● FC associate #4 further sorts packed parcels and prepares for shipment to the customer

● Customer’s parcel is shipped from the FC to local parcel hub where it is processed, sorted, and sent out for local delivery

The increase in individual item picks results in a corresponding need for more labor to meet the need. For a supply chain that is already breaking at the seams, this shift from a distribution to customer-centric fulfillment model is hindering growth. Robotics solutions can, and must, begin to be applied to many of these steps if E-commerce is to continue to expand.

In 2016, E-commerce retail was a $390 billion market, growing approximately 15% YOY. That just scratches the surface of how big E-commerce will become as it is still only 8.2% of the total $4.8 trillion traditional U.S. retail market. As E-commerce grows, it will demand more of what are already scarce commodities, from optimal FC real estate to the workers that will staff them.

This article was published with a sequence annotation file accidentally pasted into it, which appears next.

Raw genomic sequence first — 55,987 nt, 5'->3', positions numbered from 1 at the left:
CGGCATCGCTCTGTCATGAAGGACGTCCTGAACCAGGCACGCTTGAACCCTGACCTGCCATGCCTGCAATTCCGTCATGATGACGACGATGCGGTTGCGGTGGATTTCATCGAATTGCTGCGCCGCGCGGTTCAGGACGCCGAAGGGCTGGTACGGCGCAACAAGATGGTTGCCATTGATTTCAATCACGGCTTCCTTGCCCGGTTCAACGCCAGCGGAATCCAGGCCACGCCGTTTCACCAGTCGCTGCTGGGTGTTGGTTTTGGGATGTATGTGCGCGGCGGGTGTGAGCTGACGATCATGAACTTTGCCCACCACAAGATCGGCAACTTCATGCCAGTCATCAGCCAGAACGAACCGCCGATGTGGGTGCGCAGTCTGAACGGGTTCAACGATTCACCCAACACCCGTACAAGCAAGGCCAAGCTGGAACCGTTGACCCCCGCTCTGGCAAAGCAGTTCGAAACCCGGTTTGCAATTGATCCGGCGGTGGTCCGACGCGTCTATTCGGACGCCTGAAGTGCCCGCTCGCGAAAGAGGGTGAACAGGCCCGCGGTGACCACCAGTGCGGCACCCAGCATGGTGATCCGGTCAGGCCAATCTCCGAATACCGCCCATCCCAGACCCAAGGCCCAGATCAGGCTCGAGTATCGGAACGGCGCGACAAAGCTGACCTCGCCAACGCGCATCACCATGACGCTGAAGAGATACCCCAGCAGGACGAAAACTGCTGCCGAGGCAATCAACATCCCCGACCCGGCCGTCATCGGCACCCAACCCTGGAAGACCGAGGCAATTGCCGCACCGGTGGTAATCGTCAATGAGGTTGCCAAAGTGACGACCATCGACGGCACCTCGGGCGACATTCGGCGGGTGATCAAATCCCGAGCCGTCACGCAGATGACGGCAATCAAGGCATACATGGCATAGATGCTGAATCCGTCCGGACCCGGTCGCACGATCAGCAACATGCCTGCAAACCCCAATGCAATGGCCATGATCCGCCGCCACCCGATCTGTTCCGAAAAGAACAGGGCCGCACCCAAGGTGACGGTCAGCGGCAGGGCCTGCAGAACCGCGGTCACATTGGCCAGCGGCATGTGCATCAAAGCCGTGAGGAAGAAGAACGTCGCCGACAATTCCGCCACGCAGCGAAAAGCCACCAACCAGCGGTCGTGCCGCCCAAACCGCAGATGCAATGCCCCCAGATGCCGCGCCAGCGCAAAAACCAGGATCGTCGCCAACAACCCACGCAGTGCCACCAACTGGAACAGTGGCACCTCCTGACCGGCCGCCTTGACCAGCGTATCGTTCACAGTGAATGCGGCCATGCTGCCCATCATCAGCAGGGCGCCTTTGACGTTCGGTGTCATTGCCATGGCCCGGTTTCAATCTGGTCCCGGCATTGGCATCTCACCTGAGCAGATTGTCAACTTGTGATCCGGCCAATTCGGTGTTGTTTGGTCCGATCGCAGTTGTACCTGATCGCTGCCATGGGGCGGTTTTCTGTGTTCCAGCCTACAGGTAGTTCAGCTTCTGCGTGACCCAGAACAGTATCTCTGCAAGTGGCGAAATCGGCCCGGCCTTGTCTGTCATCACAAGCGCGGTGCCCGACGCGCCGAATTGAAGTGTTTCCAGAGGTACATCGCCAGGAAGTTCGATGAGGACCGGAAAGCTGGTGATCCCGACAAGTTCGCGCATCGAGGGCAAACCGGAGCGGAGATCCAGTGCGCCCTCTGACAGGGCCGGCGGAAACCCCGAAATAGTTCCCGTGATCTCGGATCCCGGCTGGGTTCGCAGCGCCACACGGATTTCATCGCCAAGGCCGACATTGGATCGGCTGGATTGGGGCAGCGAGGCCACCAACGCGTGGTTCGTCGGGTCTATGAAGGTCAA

In 2016, Amazon (which accounts for 3.3% of the U.S. retail market) employed 115,000 full-time equivalent (FTE) employees and 100,000 seasonal workers. This year they have publicly announced plans to hire thousands more warehouse associates. If Amazon grows to 15% of total U.S. retail, it would need 538,000 FTEs and 468,000 seasonal workers. But, there is already an E-commerce labor shortage. As competitors across this landscape push to scale fulfillment efforts the competition for labor will only increase. Amazon has sharply raised customer expectations for fast fulfillment; they have been able to achieve this by implementing automation solutions. When Amazon spent $775 million on Kiva Systems, it was a clear signal that robotics was going to be key to their growth strategy. At every turn, Amazon enhances their ability to serve the customer and competitors in this market are struggling to catch up. Unless retailers push forward with an aggressive automation strategy, they will be unable to compete.

A closer look